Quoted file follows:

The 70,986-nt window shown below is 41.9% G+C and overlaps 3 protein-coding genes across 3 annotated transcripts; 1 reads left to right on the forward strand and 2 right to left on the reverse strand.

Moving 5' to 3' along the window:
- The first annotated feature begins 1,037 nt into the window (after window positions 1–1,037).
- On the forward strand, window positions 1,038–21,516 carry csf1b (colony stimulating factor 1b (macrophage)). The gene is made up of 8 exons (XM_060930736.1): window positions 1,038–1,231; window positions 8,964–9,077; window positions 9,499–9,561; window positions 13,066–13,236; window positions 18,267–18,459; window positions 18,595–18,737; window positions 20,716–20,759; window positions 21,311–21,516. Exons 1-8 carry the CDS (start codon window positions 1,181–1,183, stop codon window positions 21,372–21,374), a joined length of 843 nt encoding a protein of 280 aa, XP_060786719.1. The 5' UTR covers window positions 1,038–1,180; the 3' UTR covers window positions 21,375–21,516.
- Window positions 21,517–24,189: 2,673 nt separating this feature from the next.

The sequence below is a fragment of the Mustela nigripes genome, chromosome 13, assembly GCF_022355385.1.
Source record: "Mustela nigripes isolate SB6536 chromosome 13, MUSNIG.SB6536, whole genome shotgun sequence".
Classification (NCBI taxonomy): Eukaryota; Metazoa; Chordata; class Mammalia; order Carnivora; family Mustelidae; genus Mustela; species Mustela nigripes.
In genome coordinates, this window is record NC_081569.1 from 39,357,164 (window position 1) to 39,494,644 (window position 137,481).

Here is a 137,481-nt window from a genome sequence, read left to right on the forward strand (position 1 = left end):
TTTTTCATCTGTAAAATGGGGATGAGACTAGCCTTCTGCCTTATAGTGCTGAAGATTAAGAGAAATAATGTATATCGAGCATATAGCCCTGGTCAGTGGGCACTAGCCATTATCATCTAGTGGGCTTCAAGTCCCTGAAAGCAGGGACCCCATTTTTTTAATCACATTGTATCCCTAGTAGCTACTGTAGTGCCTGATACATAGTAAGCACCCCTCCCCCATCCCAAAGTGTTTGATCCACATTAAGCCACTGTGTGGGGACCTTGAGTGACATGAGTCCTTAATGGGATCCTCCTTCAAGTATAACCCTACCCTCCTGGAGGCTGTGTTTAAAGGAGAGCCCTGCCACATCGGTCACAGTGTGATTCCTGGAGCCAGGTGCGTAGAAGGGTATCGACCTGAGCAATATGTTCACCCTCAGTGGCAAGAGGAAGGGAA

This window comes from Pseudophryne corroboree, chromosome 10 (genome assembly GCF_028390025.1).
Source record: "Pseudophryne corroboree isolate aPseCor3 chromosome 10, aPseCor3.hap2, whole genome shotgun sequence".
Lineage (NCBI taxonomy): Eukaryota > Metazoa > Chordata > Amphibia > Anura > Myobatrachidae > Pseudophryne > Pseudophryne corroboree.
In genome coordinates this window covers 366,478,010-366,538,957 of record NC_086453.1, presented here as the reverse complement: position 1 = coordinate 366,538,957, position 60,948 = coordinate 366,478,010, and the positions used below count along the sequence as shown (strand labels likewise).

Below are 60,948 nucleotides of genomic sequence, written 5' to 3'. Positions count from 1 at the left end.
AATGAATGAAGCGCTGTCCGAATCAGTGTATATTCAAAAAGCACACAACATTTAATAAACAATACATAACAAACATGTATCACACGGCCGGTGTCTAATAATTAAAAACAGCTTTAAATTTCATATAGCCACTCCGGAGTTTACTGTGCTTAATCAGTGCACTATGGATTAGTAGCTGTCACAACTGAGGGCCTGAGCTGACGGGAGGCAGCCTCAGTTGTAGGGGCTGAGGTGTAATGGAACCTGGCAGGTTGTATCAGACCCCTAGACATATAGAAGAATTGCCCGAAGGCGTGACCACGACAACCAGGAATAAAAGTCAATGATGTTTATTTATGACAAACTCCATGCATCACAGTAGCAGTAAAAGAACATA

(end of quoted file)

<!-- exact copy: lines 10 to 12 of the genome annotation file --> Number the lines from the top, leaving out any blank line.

Here is a 137,481-nt window from a genome sequence, read left to right on the forward strand (position 1 = left end):
TTTTTCATCTGTAAAATGGGGATGAGACTAGCCTTCTGCCTTATAGTGCTGAAGATTAAGAGAAATAATGTATATCGAGCATATAGCCCTGGTCAGTGGGCACTAGCCATTATCATCTAGTGGGCTTCAAGTCCCTGAAAGCAGGGACCCCATTTTTTTAATCACATTGTATCCCTAGTAGCTACTGTAGTGCCTGATACATAGTAAGCACCCCTCCCCCATCCCAAAGTGTTTGATCCACATTAAGCCACTGTGTGGGGACCTTGAGTGACATGAGTCCTTAATGGGATCCTCCTTCAAGTATAACCCTACCCTCCTGGAGGCTGTGTTTAAAGGAGAGCCCTGCCACATCGGTCACAGTGTGATTCCTGGAGCCAGGTGCGTAGAAGGGTATCGACCTGAGCAATATGTTCACCCTCAGTGGCAAGAGGAAGGGAA

This window comes from Pseudophryne corroboree, chromosome 10 (genome assembly GCF_028390025.1).